There is an extraordinary anomaly in the business world, which it seems very few are aware of, but which to anyone with a logical mind must surely seem rather strange. The fact is that whilst firms invest vast amounts in their sales and business development processes, they spend very little on their product management processes. To give that statement a little colour, a Gartner study recently showed that whilst $23 billion was invested in CRM tools for sales teams in 2014, 96% of product managers were left with MS Office as their main tool. Whilst some love, and some loathe, Microsoft’s software it is very clear that this was not designed to service the needs of the product manager, so this use is not by choice but simply the only option available.
Let’s take that situation and look at it from a different angle. What this, apparently, says is that firms would rather spend their money on teaching their sales teams to work more efficiently to sell average products, than spend that money on actually creating great products in the first place which sell themselves. Okay, so no product is actually going to sell itself, and the sales team will still need to earn their corn, but better products result in a much more pleasant experience for the sales teams too, as no one wants to bash their head against a wall trying to sell unattractive products.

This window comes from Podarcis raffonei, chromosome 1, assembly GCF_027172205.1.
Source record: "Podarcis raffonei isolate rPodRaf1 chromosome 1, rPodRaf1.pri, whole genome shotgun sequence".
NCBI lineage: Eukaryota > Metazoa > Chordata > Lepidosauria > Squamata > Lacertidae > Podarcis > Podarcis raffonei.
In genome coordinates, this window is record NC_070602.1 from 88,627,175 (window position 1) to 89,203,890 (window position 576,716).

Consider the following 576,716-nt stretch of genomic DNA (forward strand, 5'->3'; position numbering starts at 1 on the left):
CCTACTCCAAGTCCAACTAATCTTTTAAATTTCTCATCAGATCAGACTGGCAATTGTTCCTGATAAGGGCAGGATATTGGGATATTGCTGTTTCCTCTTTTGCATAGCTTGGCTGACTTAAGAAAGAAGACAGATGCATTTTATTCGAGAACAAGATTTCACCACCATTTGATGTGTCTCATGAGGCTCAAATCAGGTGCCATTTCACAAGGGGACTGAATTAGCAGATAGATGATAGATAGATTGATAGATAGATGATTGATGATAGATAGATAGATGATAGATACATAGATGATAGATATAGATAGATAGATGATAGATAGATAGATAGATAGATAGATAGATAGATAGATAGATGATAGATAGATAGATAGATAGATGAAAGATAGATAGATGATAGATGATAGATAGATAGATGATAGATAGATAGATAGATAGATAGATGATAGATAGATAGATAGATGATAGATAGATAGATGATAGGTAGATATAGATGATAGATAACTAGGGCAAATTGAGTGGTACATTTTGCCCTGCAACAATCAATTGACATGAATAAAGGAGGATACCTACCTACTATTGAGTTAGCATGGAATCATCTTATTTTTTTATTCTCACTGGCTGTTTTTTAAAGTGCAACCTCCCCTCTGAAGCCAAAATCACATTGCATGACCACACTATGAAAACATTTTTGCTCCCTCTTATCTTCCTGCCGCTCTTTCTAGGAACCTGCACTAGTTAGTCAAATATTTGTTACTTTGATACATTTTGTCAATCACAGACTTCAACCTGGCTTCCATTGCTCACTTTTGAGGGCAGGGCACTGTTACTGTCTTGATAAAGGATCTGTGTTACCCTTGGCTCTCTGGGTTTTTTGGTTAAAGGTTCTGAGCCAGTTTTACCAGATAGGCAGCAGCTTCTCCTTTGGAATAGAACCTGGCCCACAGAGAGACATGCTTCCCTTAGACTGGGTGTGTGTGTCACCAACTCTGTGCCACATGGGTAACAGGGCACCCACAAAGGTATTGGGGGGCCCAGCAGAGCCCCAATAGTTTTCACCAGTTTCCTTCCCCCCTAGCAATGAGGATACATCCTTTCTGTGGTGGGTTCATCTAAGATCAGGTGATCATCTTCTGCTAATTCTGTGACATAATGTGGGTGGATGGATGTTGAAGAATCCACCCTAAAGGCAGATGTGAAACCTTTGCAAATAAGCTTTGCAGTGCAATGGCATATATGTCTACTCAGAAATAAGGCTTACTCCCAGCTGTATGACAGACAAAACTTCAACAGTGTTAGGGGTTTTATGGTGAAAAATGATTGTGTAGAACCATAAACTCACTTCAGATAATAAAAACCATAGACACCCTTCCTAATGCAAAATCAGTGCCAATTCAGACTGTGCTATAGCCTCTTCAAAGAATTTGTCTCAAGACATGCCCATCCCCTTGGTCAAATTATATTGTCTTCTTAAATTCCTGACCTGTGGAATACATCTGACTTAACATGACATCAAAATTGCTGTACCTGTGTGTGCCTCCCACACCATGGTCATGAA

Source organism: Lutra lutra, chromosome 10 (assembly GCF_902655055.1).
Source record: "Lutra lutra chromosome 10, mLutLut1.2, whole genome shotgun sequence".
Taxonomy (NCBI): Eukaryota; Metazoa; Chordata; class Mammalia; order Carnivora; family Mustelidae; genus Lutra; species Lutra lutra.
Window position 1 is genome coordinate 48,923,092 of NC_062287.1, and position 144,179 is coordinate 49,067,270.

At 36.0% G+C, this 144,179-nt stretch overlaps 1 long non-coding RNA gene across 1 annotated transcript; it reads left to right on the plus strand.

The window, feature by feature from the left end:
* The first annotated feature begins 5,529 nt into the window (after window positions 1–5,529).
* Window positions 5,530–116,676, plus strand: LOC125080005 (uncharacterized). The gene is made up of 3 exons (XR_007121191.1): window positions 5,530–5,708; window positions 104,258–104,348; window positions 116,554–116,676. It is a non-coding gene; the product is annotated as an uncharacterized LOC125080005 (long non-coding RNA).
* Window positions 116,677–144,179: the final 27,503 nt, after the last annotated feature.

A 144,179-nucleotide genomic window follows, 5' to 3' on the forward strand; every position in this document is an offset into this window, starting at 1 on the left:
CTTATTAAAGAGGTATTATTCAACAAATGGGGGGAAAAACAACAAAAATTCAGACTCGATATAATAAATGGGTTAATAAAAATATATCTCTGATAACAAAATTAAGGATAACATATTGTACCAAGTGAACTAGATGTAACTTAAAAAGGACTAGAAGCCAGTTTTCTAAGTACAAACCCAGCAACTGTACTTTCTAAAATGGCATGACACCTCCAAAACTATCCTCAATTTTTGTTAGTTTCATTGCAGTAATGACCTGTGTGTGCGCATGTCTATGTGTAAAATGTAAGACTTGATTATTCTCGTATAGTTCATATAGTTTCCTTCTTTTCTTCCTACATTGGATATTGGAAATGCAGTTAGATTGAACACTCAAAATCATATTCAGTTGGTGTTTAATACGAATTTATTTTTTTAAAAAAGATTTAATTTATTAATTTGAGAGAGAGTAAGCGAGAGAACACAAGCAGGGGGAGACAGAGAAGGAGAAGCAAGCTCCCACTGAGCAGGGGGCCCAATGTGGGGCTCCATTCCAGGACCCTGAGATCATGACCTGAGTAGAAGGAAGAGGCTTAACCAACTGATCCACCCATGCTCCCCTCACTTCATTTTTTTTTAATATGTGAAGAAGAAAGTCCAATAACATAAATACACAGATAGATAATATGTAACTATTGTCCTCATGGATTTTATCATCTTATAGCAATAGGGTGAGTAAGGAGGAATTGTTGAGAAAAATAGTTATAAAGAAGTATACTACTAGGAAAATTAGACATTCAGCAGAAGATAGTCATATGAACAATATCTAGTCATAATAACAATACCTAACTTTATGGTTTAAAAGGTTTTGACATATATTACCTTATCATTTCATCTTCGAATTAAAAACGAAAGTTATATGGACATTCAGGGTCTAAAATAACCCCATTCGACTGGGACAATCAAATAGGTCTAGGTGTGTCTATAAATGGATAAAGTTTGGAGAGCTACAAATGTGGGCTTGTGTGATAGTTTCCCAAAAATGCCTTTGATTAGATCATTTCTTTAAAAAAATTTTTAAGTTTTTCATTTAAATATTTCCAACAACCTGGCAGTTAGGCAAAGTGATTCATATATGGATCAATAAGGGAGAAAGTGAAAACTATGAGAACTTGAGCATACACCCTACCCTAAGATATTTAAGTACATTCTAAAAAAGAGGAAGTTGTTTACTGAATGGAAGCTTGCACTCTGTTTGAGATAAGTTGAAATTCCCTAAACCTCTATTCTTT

The problem in the past was that there simply weren’t any tools available to make product management more efficient, which was a situation that I had also found myself in as a potential buyer in a global financial services organisation, but over the past couple of years that situation has changed dramatically. The good news is that firms are increasingly aware that they need to improve this area of their business, and a 280 Group survey found that 60% of the firms that they spoke to had plans in place to address this challenge. That still leaves a fairly alarming 40% who have not realized their exposure yet though, and those firms would do well to focus their attention on this in the very near future.
However, as these firms, the ones who have recognized the problem at least, go into the market to look for a tool a quite surprising trend has appeared. The teams who are going out looking for a solution have started to muddle product and project management solutions – just two letters different, but an absolute world apart in terms of their capabilities. I should take this opportunity to apologize to those firms who I have been speaking to about this recently, as they are certainly not the only ones who have fallen into this trap, but their situations have really brought home to me how big this problem is. The blame may also fall at the feet of those of us who offer product management solutions, perhaps for only bringing them to market comparatively recently, and also possibly for not having marketed them broadly enough. However, the onus is squarely on our shoulders to explain why they differ so much from our project management relatives.